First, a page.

Thought experiments in philosophy

Philosophers love thought experiments. Many of us deploy them as our version of the scientific method: They isolate some feature of our experience and evoke intuitions about it, and these revealed
Philosophy News image
Philosophers love thought experiments. Many of us deploy them as our version of the scientific method. They isolate some feature of our experience and evoke intuitions about it, and these revealed verdicts enable us to adjust relevant theories in light of what we find. The method goes back to Plato, who, for example, has a character in The Republic challenge Socrates’s view of morality by appealing to the possibility of a ring that could make its bearer invisible, in order to demonstrate that people are most fundamentally self-interested. Here are some of the other famous philosophical thought experiments: Suppose there were a planet that was a duplicate of Earth in every way except that the chemical compound of the colorless, odorless drinkable stuff in its lakes and rivers was not H20 but something else, XYZ. Would XYZ be water? (Hilary Putnam) Suppose you knew absolutely nothing about your social status, race, ethnicity, gender, basic life plan, or prospects. Under these. . .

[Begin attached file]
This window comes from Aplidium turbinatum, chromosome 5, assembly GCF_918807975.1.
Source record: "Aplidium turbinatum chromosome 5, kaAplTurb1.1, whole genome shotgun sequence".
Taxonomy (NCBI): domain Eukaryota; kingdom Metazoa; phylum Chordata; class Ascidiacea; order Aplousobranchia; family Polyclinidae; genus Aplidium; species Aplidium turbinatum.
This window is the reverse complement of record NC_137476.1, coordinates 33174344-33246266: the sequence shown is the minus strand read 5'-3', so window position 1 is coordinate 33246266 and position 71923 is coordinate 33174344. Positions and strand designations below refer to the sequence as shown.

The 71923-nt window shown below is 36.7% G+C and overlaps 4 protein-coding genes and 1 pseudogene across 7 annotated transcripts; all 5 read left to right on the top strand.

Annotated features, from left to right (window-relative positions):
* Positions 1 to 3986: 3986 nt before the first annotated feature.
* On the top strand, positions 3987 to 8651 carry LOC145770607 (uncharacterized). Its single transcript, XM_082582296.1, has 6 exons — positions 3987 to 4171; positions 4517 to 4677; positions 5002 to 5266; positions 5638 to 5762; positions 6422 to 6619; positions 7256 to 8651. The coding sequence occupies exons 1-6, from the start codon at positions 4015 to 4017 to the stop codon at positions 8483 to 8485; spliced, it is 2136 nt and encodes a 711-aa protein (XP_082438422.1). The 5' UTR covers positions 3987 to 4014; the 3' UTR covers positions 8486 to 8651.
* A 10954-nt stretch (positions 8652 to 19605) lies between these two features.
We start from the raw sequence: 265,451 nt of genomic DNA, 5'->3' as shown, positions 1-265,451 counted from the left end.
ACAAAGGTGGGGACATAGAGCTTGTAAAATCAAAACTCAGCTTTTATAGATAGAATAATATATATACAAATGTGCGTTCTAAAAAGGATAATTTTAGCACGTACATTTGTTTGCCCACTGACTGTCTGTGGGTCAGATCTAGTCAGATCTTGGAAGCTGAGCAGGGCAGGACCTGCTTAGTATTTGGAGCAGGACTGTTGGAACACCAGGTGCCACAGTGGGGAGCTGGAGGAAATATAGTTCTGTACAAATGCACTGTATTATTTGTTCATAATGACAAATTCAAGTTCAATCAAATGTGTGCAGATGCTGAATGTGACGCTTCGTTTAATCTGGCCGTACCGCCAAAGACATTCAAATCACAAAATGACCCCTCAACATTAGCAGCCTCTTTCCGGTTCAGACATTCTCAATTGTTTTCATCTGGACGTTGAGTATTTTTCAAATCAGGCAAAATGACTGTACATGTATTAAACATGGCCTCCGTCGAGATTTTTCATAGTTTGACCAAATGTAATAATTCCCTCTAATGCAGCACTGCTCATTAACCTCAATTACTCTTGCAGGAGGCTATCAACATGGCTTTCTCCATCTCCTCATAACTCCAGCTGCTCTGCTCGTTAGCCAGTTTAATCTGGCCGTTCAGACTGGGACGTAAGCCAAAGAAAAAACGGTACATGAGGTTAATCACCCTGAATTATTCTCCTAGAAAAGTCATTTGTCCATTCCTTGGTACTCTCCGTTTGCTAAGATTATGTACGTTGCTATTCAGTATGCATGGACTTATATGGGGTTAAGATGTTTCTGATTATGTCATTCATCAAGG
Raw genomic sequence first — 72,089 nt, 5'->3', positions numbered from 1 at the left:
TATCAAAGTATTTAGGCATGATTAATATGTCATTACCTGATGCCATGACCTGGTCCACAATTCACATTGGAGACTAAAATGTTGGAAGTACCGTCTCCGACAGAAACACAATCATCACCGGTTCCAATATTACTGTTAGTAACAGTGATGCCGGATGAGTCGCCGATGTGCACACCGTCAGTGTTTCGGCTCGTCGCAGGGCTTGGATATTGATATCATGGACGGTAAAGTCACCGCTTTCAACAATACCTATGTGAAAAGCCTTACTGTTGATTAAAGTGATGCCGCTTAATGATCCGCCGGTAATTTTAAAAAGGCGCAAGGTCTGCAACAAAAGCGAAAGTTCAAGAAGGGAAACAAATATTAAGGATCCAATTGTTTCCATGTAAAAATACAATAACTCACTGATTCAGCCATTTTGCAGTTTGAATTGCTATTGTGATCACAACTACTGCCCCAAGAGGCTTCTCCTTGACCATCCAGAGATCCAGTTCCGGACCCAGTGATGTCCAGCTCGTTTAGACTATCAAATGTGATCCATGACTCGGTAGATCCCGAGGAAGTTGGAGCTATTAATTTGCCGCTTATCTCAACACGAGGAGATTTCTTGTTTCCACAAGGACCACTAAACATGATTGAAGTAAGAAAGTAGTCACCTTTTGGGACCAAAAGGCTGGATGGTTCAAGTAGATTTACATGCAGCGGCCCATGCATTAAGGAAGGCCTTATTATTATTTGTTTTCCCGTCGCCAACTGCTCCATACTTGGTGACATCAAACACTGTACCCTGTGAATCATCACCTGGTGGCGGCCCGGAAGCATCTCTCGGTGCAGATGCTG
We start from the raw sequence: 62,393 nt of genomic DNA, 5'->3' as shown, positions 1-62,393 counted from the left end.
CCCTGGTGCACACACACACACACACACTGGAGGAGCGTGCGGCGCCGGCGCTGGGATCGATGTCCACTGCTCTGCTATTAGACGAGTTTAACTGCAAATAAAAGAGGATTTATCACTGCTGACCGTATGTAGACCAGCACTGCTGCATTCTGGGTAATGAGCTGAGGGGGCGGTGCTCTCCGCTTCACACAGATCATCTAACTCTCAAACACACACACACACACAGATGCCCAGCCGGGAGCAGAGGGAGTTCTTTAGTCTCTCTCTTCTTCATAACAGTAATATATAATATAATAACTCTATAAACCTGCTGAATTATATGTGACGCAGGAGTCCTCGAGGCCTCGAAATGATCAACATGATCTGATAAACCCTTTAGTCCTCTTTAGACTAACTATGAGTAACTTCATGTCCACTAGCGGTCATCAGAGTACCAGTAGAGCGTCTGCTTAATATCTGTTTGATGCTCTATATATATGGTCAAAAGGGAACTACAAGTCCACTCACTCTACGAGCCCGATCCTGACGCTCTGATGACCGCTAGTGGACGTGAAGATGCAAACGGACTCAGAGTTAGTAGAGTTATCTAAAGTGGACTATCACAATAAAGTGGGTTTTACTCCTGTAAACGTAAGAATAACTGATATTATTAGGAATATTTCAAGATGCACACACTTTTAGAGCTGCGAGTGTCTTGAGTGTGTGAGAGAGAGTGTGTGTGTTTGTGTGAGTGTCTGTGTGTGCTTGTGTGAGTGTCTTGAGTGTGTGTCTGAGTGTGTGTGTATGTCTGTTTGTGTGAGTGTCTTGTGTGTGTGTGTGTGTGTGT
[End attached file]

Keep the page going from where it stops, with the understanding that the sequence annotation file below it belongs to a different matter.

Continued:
Continue reading . . .

News source: OUPblog » Philosophy

blog comments powered by Disqus